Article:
Future of the labor market and pension – A long-term exploration
“Social partners can offer workers periodic career development service. Government can coax companies to promote sustainable careers”
The new pension system that takes effect around 2026 is better attuned to the labor market than was previously the case. Still, lower-educated people, mothers with small jobs, migrants, people who perform repetitive tasks, and workers with physically demanding occupations are at risk. That is the conclusion of Netspar’s exploratory study for the longer run? The lack of investments in lifelong learning poses another risk. Working people often cannot bear the costs themselves or do not look that far into the future. In addition, as for employers, they might not want to invest because their employees frequently change jobs and so it brings little benefit to the employers. This market failure can be addressed by the social partners and the government.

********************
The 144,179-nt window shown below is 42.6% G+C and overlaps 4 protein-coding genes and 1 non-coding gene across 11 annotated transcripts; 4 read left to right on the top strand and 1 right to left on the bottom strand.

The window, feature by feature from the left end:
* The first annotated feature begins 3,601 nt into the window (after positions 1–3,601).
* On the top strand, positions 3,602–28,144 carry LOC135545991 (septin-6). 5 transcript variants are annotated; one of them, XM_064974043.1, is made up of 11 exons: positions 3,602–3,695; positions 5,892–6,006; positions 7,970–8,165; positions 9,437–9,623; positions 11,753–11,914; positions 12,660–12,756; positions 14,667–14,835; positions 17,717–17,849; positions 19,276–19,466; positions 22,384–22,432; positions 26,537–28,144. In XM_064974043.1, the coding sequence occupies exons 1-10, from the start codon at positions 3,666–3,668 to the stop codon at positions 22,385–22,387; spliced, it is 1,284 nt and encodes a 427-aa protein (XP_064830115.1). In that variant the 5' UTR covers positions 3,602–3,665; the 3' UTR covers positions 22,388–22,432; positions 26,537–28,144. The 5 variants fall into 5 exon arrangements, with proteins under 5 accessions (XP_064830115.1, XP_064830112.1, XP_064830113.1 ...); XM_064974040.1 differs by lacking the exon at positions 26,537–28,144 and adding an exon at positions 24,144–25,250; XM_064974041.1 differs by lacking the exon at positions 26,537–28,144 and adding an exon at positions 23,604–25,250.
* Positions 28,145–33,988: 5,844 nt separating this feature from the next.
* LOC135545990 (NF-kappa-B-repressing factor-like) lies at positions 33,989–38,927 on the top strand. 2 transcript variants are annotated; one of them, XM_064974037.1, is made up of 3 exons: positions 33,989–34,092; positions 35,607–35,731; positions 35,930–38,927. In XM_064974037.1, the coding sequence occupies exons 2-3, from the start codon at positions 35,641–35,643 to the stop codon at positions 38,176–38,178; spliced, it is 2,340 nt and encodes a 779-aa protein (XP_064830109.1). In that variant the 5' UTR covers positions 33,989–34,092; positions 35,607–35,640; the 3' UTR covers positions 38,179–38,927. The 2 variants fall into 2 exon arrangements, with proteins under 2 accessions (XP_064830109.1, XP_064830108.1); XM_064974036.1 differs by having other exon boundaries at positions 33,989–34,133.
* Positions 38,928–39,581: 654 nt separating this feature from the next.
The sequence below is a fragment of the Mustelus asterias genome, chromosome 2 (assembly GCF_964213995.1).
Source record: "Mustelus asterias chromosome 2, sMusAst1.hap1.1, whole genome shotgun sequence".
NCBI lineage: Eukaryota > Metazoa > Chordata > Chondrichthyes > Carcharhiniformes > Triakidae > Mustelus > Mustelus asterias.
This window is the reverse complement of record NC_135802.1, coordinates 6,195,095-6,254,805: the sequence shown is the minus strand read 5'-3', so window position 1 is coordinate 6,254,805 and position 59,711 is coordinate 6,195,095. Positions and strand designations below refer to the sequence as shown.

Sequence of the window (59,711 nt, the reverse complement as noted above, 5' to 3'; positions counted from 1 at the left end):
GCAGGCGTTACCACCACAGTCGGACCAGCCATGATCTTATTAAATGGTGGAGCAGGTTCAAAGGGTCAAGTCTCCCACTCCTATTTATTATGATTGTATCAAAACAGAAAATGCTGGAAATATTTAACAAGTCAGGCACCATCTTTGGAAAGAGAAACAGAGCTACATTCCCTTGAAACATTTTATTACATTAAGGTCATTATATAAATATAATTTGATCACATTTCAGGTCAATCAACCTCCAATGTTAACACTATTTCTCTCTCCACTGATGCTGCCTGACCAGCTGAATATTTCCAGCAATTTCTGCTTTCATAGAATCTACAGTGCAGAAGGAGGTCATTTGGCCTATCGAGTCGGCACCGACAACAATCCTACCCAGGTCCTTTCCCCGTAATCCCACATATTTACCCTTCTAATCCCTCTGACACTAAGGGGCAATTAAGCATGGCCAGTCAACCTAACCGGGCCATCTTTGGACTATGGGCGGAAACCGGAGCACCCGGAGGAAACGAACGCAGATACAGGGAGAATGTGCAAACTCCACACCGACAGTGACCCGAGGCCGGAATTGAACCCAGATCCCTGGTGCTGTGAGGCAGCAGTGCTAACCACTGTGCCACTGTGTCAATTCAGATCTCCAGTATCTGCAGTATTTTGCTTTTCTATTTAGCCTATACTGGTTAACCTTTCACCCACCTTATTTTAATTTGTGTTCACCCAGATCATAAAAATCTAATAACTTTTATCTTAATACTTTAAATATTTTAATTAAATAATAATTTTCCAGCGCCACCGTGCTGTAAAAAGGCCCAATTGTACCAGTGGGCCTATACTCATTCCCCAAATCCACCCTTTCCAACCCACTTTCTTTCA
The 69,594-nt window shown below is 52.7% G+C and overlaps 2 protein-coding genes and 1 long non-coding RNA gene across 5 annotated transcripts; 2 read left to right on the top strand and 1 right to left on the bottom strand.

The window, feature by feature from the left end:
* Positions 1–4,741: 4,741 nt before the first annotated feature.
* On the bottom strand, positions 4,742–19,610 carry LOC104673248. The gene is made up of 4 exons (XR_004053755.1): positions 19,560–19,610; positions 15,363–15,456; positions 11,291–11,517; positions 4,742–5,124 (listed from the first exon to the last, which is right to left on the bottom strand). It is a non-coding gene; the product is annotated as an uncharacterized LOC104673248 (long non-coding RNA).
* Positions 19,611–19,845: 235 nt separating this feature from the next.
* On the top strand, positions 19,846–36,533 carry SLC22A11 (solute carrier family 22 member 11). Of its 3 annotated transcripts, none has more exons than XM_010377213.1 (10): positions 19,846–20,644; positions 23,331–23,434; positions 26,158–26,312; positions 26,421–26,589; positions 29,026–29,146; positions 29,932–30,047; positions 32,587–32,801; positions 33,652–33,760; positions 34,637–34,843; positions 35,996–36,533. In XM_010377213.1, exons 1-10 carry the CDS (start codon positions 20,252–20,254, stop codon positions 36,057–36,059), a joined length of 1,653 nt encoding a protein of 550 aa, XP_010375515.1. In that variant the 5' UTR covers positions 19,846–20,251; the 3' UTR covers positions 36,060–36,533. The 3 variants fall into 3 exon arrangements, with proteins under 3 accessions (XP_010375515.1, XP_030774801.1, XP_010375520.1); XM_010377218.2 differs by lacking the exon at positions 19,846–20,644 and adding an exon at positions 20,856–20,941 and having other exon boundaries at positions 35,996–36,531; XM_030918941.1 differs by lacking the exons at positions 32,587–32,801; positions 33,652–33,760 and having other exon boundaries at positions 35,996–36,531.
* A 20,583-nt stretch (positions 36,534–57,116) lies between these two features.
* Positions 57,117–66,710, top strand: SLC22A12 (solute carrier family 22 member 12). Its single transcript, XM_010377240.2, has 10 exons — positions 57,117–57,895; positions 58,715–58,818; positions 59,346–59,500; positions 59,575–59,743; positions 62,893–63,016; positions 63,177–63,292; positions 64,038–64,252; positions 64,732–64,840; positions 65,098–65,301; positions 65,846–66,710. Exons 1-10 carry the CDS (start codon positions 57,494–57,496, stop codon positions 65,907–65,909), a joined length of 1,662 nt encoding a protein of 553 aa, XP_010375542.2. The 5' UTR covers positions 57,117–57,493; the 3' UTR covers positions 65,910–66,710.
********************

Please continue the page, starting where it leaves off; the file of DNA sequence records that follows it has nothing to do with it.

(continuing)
Key Takeaways for the Industry
- The future labor market needs a more flexible, dynamic pension scheme that takes better account of longer and diverse careers.
- It is important to invest further in career development, in skills and in sustainable employability.